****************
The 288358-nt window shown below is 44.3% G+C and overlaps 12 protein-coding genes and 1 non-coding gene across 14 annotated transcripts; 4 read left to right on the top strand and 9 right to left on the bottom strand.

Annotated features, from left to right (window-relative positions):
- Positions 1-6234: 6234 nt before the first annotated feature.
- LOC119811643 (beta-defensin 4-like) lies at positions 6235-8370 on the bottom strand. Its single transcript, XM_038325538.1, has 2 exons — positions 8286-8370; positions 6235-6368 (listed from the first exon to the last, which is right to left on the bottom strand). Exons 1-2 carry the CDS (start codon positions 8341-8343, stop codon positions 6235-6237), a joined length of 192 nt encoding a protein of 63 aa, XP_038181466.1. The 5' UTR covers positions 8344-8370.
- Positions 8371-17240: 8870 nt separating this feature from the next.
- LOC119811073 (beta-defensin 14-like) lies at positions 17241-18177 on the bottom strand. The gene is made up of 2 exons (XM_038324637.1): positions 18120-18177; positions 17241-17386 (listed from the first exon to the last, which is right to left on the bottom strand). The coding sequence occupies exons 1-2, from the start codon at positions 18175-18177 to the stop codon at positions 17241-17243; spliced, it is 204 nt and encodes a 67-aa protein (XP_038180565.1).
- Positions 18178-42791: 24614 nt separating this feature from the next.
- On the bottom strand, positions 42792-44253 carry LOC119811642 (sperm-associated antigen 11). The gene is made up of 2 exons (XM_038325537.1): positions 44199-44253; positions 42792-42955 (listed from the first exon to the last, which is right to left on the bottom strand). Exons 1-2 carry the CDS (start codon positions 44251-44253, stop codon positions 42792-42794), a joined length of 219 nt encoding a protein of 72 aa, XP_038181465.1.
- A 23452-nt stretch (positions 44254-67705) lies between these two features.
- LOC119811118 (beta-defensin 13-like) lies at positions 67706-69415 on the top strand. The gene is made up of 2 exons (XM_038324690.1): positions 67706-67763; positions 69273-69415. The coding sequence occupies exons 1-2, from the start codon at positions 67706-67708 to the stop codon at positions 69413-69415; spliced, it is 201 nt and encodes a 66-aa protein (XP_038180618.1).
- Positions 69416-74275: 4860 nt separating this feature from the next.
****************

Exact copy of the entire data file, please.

The 288358-nt window shown below is 44.3% G+C and overlaps 12 protein-coding genes and 1 non-coding gene across 14 annotated transcripts; 4 read left to right on the top strand and 9 right to left on the bottom strand.

Annotated features, from left to right (window-relative positions):
- Positions 1-6234: 6234 nt before the first annotated feature.
- LOC119811643 (beta-defensin 4-like) lies at positions 6235-8370 on the bottom strand. Its single transcript, XM_038325538.1, has 2 exons — positions 8286-8370; positions 6235-6368 (listed from the first exon to the last, which is right to left on the bottom strand). Exons 1-2 carry the CDS (start codon positions 8341-8343, stop codon positions 6235-6237), a joined length of 192 nt encoding a protein of 63 aa, XP_038181466.1. The 5' UTR covers positions 8344-8370.
- Positions 8371-17240: 8870 nt separating this feature from the next.
- LOC119811073 (beta-defensin 14-like) lies at positions 17241-18177 on the bottom strand. The gene is made up of 2 exons (XM_038324637.1): positions 18120-18177; positions 17241-17386 (listed from the first exon to the last, which is right to left on the bottom strand). The coding sequence occupies exons 1-2, from the start codon at positions 18175-18177 to the stop codon at positions 17241-17243; spliced, it is 204 nt and encodes a 67-aa protein (XP_038180565.1).
- Positions 18178-42791: 24614 nt separating this feature from the next.
- On the bottom strand, positions 42792-44253 carry LOC119811642 (sperm-associated antigen 11). The gene is made up of 2 exons (XM_038325537.1): positions 44199-44253; positions 42792-42955 (listed from the first exon to the last, which is right to left on the bottom strand). Exons 1-2 carry the CDS (start codon positions 44251-44253, stop codon positions 42792-42794), a joined length of 219 nt encoding a protein of 72 aa, XP_038181465.1.
- A 23452-nt stretch (positions 44254-67705) lies between these two features.
- LOC119811118 (beta-defensin 13-like) lies at positions 67706-69415 on the top strand. The gene is made up of 2 exons (XM_038324690.1): positions 67706-67763; positions 69273-69415. The coding sequence occupies exons 1-2, from the start codon at positions 67706-67708 to the stop codon at positions 69413-69415; spliced, it is 201 nt and encodes a 66-aa protein (XP_038180618.1).
- Positions 69416-74275: 4860 nt separating this feature from the next.